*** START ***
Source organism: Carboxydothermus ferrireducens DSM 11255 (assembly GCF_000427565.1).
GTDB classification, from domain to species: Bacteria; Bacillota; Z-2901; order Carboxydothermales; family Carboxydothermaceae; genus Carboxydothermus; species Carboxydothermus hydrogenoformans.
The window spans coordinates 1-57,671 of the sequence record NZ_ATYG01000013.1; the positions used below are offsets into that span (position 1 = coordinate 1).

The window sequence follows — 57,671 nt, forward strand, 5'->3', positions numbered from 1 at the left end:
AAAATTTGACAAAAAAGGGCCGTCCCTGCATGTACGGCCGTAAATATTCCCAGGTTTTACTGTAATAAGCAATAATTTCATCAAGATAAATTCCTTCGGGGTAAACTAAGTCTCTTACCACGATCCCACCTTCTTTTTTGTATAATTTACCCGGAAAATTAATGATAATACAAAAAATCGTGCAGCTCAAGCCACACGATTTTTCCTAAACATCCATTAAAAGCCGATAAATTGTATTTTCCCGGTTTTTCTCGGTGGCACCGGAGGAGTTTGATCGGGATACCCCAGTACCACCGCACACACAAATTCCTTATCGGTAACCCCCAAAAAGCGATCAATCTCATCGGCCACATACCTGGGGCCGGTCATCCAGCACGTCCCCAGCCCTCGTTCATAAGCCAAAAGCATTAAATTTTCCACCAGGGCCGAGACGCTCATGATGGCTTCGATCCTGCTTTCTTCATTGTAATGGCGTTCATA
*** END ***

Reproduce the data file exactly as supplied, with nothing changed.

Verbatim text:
Source organism: Carboxydothermus ferrireducens DSM 11255 (assembly GCF_000427565.1).
GTDB classification, from domain to species: Bacteria; Bacillota; Z-2901; order Carboxydothermales; family Carboxydothermaceae; genus Carboxydothermus; species Carboxydothermus hydrogenoformans.
The window spans coordinates 1-57,671 of the sequence record NZ_ATYG01000013.1; the positions used below are offsets into that span (position 1 = coordinate 1).

The window sequence follows — 57,671 nt, forward strand, 5'->3', positions numbered from 1 at the left end:
AAAATTTGACAAAAAAGGGCCGTCCCTGCATGTACGGCCGTAAATATTCCCAGGTTTTACTGTAATAAGCAATAATTTCATCAAGATAAATTCCTTCGGGGTAAACTAAGTCTCTTACCACGATCCCACCTTCTTTTTTGTATAATTTACCCGGAAAATTAATGATAATACAAAAAATCGTGCAGCTCAAGCCACACGATTTTTCCTAAACATCCATTAAAAGCCGATAAATTGTATTTTCCCGGTTTTTCTCGGTGGCACCGGAGGAGTTTGATCGGGATACCCCAGTACCACCGCACACACAAATTCCTTATCGGTAACCCCCAAAAAGCGATCAATCTCATCGGCCACATACCTGGGGCCGGTCATCCAGCACGTCCCCAGCCCTCGTTCATAAGCCAAAAGCATTAAATTTTCCACCAGGGCCGAGACGCTCATGATGGCTTCGATCCTGCTTTCTTCATTGTAATGGCGTTCATA